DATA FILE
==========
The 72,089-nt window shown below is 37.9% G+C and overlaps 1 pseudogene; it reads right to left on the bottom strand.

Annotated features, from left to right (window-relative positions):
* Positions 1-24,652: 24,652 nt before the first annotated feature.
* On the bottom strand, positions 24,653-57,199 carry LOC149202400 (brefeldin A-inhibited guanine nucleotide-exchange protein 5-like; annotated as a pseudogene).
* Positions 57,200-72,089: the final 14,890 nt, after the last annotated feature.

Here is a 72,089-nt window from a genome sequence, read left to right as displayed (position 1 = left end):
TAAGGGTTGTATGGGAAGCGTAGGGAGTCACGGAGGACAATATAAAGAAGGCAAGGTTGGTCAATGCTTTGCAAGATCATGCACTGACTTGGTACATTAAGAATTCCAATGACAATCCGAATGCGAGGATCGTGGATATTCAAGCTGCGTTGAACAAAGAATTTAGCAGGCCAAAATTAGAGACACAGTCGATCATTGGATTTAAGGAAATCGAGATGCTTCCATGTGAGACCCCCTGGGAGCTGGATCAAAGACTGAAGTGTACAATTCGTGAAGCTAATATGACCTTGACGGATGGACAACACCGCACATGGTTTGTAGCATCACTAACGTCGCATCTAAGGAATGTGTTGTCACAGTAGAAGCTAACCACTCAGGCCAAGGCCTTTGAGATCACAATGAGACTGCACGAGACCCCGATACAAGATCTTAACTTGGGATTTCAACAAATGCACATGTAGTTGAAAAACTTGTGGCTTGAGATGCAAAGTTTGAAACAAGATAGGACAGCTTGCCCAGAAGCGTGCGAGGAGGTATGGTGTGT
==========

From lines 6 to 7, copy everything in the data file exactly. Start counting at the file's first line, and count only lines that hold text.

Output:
Here is a 72,089-nt window from a genome sequence, read left to right as displayed (position 1 = left end):
TAAGGGTTGTATGGGAAGCGTAGGGAGTCACGGAGGACAATATAAAGAAGGCAAGGTTGGTCAATGCTTTGCAAGATCATGCACTGACTTGGTACATTAAGAATTCCAATGACAATCCGAATGCGAGGATCGTGGATATTCAAGCTGCGTTGAACAAAGAATTTAGCAGGCCAAAATTAGAGACACAGTCGATCATTGGATTTAAGGAAATCGAGATGCTTCCATGTGAGACCCCCTGGGAGCTGGATCAAAGACTGAAGTGTACAATTCGTGAAGCTAATATGACCTTGACGGATGGACAACACCGCACATGGTTTGTAGCATCACTAACGTCGCATCTAAGGAATGTGTTGTCACAGTAGAAGCTAACCACTCAGGCCAAGGCCTTTGAGATCACAATGAGACTGCACGAGACCCCGATACAAGATCTTAACTTGGGATTTCAACAAATGCACATGTAGTTGAAAAACTTGTGGCTTGAGATGCAAAGTTTGAAACAAGATAGGACAGCTTGCCCAGAAGCGTGCGAGGAGGTATGGTGTGT